Tag Archives: statements of significance

Onward and Upward

by Bronwyn Phillips, Blog 6

As part of my Directed Study, I continued with the audit of the collection and moved into the storeroom, which houses most of the items in the collection. The storeroom is kept at a constant temperature of 19 degrees Celsius, which is the ideal temperature for the collection’s preservation. Mostly I have discovered that when you work in a museum everything you do takes longer than you think. Everything is a long slow process and museums in general need to have a lot more resources to conduct their work properly and professionally.  For a volunteer to do the equivalent of two full time weeks it would take four months of real-time.

City of Unley Rechabite Brass Band courtesy of the Unley Museum Photographic Collection

I started this audit with document drawer 17. There were a number of important documents in this drawer that did not have accession numbers, even though most were well wrapped in acid proof paper.

However, all the very important hand painted caricatures by John Chinner, produced in ink and watercolour in 1902 of famous military and political figures (including G Barton). They were, however, well covered in museum quality cellophane.

[Historical note:  Exhibited in S.A. Society of Arts. Exhibition priced at six pounds and six shillings, dated September 16, 1902. Unley Art Loan Exhibition, labels on back mounting. Chinner’s cartoons appeared in most Adelaide newspapers as well as the Bulletin and London Punch. He was also Insurance Manager and Unley Councillor for 10 years and Mayor for two terms. Significance: Local/S.A./Government/Arts. (Unley Museum data base search Horizon)]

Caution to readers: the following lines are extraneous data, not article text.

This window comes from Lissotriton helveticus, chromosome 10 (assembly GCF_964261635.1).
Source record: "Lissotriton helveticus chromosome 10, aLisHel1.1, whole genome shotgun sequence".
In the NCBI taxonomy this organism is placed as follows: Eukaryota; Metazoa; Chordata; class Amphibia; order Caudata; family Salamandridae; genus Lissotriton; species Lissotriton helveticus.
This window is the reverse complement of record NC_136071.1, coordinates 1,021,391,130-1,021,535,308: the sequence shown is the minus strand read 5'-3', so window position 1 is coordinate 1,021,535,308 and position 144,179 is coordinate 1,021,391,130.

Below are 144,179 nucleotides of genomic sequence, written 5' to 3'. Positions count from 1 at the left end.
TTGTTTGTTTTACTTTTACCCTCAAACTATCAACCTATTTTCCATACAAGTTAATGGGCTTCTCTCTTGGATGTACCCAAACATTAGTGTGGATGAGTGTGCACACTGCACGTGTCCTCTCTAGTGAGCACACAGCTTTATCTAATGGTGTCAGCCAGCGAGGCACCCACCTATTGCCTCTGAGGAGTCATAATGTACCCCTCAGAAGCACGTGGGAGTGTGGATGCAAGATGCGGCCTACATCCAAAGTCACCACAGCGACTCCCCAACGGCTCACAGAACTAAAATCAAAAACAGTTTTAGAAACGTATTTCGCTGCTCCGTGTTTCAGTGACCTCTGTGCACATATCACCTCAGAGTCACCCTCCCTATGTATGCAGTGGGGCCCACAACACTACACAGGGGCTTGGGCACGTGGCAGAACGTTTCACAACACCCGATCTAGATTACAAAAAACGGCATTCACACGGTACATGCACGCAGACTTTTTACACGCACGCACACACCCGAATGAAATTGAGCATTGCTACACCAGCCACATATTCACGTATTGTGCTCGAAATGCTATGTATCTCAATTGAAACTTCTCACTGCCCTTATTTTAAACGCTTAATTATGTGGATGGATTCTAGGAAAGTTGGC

Bronwyn Phillips holding John Chinner’s cartoons of military and political figures

After checking the document and map drawers, I moved to the textile boxes and randomly checked some of them. Volunteer Barbara has repackaged and conducted a box by box analysis of the textile collection.

Old poster advertising the Ozone Theatre (courtesy of the Unley Museum Collection)

Finally I went through sections of the rest of the collection, including the shelves, document boxes and small object boxes, and finished off with a count of what was on the shelves and whether the items were boxed or wrapped. Whilst doing this audit I have been on particular lookout for items that are;

  • not stored correctly
  • in poor condition
  • in need of restoration
  • not accessioned
  • incorrectly placed

As I audited the collection I wrote down everything I would need to refer to later when I wrote my report.

Photographs from the Unley Museum site accessed at: http://www.unley.sa.gov.au/site/page.cfm?u=912&c=16929 on 16-6-2011.